All in all the members felt that, whilst this book was difficult to read at times from a cover-to-cover perspective, it provided valuable insights into the role that mythology can play in higher spiritual awareness. It also provides a good reference for modern day Sikhs who are not as familiar with Indian mythology, who may be struggling to comprehend some of the contextual narrative behind Gurbani shabads.

‘Sri Charitropakhyan – An analysis of the writings of Sri Guru Gobind Singh Ji’ by Prabhjot Singh

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This month the Sikhi book club members discussed the article ‘Sri Charitropakhyan’ by Prabhjot Singh. This article is available as a pdf here.

This article is essentially a summary and overview of Sri Charitropakhyan which is contained within Sri Dasam Granth Sahib. It was written some years ago during a period of time when there was significant controversy over this Bani. It was clear to all the members that this article was not written to present both points of view, but was essentially written to provide evidence and enhance understanding that this Bani is in line with the rest of the teachings within Sri Guru Granth Sahib Ji and Dasam Bani. It was noted that the article had originally been posted on an online forum, and subsequently had been put together in PDF format for ease of reading. Some members felt that the ‘introductory’ paragraphs by the author should have been removed so that the focus was on the content of the article itself.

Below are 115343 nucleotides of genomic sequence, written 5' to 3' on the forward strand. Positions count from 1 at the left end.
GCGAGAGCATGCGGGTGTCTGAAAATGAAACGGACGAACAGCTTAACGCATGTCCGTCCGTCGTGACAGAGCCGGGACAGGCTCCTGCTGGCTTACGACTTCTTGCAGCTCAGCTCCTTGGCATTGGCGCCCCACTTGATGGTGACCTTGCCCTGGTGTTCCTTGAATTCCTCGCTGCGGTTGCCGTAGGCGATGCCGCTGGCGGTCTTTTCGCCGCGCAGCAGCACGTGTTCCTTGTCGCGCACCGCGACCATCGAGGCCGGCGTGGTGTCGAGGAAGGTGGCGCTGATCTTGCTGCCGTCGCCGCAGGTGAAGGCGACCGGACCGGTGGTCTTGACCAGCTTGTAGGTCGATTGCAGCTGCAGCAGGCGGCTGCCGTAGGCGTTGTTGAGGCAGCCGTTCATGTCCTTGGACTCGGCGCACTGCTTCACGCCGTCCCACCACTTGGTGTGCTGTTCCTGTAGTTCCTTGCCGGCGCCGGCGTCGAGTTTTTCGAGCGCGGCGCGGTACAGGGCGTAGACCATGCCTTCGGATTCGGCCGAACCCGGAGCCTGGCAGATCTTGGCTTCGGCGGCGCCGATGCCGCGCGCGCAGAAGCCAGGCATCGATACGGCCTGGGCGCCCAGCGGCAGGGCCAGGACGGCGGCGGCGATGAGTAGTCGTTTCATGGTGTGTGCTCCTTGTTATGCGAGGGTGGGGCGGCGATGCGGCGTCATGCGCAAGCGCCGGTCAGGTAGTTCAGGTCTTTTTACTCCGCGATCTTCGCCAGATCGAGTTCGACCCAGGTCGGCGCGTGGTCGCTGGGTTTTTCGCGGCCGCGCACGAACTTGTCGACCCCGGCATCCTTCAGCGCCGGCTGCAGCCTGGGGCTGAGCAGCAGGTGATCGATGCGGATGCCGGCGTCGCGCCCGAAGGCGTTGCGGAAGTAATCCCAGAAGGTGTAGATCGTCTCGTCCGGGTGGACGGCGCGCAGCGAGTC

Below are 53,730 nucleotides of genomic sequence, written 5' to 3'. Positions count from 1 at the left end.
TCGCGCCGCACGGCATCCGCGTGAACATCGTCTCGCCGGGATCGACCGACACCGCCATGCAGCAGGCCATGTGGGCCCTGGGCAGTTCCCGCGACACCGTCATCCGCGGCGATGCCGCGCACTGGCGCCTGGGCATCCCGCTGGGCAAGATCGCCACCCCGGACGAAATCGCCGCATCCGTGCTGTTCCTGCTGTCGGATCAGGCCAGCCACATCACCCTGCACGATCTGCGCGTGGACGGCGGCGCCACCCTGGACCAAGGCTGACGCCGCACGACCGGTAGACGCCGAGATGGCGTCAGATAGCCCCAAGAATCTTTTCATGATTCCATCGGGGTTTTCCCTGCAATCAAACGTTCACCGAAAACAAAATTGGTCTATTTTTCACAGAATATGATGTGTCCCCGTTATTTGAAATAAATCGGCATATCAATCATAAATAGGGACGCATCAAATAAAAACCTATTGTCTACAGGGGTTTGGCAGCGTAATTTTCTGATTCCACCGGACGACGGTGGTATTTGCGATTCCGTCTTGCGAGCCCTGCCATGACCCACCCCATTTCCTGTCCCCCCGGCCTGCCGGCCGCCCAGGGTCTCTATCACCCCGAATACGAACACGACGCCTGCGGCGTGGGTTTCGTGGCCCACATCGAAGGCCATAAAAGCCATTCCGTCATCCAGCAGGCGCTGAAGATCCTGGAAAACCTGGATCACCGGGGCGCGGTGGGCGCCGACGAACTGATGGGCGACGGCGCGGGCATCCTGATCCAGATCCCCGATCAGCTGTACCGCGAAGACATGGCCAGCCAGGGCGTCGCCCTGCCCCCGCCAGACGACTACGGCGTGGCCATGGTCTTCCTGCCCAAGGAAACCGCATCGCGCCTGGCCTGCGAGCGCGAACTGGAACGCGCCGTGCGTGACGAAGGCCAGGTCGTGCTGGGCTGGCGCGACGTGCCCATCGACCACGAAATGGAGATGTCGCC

The article was divided into four logical sections, covering different aspects of Sri Charitropakhyan. The first of these was an analysis of Chandi Charitar (the first Charitar). There was a helpful overview on the reasons why this Bani was written, and a summary of the content. The author highlighted that each story within this text has a moral message, and essentially acts as a guide for how Sikhs should live their lives and deal with negative, dangerous or unsavoury situations. Guru Gobind Singh Ji does an awesome analysis on societal pain, criminal mentality and the problems which arise from intense lust. These issues have been highly relevant throughout time, and are potently relevant in today’s society (both within the Sikh Panth and in the world in general). Prabhjot Singh talked about the reasons why Devis and Devte are mentioned in Gurbani, and discussed the concept of Chandi as describing the source of creation (Akaal Purakh) which the members found was a good starting point for the rest of the analysis.